Lithium-ion batteries: storage, life cycle and recycling
As their composition is currently considered the most ideal, lithium-ion batteries will play an increasingly important role in our future. It's time to get to know them a little better!
Find out in this article:
- What the difference is between lithium and lithium-ion batteries;
- How to store lithium-ion batteries safely;
- What their lifespan is; and
- How exactly they are recycled.
Both lithium and lithium-ion batteries supply our electrical appliances with portable energy. But what is essentially the difference between the two? The fact that one battery has the word "ion" in its name and the other does not, indicates a difference in its complex chemical composition, but for users it basically boils down to this: lithium-ion batteries are rechargeable and lithium batteries are not.
Lithium batteries have been on the market for half a century and are known to have a large energy capacity, which makes them long-lasting. Moreover, they can be stored for a long time in an inactive state without losing their charge.
But despite these advantages, there was a need for another type of battery. The main disadvantage of traditional lithium batteries is that we can only use them once. Once they are used, they cannot be recharged. Therefore, in 1991, the lithium-ion battery was introduced, with a different composition and therefore with a number of modified properties.
Lithium-ion batteries have a secondary cell construction (as opposed to the primary one of lithium batteries). As a result, they often do not last as long with single use, but they can be charged frequently. This makes lithium-ion batteries ideal for devices that use a lot of energy and therefore require regular charging, such as laptops, smartphones and now, increasingly, all kinds of electric vehicles.
Lithium-ion batteries sometimes need to be stored for a while, for example when they are waiting to be transported. This calls for a number of safety considerations.
Do you have to store lithium-ion batteries? Then here are some general rules you should follow:
- Store the cells in a dry, well-ventilated area at the recommended temperature. This will extend the batteries’ shelf life.
- Make sure that the contacts of the batteries cannot cause a short circuit. Cover them with tape or with covering provided by the manufacturer.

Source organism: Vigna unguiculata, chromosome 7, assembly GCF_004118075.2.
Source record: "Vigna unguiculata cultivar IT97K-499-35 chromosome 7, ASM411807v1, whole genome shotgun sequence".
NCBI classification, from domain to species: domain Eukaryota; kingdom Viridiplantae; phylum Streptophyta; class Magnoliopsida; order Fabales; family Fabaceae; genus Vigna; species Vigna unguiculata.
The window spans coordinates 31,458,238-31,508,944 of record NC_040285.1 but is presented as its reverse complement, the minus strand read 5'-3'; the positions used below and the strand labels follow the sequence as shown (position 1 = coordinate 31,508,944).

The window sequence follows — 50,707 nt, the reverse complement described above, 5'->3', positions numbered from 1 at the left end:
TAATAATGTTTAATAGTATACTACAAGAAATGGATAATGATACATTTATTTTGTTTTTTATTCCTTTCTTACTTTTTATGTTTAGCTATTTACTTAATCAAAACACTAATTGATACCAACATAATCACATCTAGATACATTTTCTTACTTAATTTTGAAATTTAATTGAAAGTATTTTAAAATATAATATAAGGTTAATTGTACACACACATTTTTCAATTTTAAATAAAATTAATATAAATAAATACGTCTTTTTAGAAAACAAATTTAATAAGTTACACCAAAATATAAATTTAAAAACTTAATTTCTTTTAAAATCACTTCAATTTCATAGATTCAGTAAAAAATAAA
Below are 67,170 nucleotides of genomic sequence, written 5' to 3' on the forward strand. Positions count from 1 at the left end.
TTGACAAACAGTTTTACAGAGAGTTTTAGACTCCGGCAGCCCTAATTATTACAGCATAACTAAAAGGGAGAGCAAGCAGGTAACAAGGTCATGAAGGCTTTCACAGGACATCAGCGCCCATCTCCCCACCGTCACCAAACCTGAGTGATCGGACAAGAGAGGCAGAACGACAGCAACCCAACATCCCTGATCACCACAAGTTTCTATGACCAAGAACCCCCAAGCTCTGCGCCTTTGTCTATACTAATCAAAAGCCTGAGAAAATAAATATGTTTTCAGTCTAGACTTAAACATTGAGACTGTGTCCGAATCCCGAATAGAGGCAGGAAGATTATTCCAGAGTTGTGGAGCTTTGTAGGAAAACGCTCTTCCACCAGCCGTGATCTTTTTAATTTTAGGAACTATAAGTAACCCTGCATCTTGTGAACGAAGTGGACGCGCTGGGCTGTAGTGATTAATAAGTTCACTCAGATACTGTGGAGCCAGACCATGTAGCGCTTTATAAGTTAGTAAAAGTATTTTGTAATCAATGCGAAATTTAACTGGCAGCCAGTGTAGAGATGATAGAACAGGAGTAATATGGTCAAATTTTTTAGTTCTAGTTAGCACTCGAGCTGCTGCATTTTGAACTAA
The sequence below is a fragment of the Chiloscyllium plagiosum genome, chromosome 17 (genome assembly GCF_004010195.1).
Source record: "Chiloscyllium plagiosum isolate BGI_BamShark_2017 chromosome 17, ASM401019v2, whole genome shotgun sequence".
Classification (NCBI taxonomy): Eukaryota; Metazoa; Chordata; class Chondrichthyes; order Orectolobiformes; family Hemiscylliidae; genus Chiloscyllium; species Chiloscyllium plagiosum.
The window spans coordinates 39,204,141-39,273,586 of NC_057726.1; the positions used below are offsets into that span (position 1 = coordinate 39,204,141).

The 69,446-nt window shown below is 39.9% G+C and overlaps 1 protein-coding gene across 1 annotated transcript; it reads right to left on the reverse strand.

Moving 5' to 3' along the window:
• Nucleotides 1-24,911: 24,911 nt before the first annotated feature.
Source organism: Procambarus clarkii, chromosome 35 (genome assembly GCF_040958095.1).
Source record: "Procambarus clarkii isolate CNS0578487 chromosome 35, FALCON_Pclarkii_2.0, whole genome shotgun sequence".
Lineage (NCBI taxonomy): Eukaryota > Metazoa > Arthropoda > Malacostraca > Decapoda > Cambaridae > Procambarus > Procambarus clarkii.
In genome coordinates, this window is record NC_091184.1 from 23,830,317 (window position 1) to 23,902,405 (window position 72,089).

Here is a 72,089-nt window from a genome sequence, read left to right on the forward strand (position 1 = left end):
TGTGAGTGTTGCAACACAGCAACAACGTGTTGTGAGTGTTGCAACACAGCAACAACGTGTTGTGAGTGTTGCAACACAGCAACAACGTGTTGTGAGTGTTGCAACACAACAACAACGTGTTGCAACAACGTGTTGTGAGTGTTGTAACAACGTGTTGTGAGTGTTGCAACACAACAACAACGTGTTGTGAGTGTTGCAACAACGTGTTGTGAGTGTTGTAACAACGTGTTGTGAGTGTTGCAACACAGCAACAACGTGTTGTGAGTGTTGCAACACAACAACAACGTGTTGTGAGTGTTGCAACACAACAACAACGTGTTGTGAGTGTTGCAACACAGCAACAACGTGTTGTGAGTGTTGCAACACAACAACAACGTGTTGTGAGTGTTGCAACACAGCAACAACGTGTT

- Avoid strong vibrations.
- Ensure that the batteries are not exposed to extreme weather conditions and temperature fluctuations.
- Do not place heavy objects on boxes containing lithium-ion batteries.
- Store lithium-ion cells in designated containers, such as the container types listed in the ADR.
- Do not store the cells near flammable, highly flammable or explosive materials.
- Do not store large amounts of batteries if they are not needed.
- Keep damaged and new cells separate.
- Keep a fire extinguisher for lithium-ion batteries close to the batteries.
- Ask the fire brigade for fire prevention advice, to minimise risks in your storage space.
- Make sure that your environmental permit allows for the storage of batteries, and check with your insurance company.
One of the biggest concerns of both distributors and users of lithium-ion batteries is how long they actually last. It is difficult to give a definite answer, as lifespan depends on many different factors, but averages can give us an idea.
An average battery in an electric car has a service life of about 8 years. (Also read: ‘What is the lifespan of an electric car battery?’.) Most manufacturers guarantee that the average capacity will not decrease more than 20% over the 8-year period, but they hope for a longer average lifespan of 10-12 years.
In smaller devices, such as smartphones and laptops, you often see signs of battery wear earlier. Smartphone batteries can already have a reduced capacity after one year.
|8 - 12 years
|10 - 15 years
|4 - 6 years
|2 - 4 years
|4 - 6 years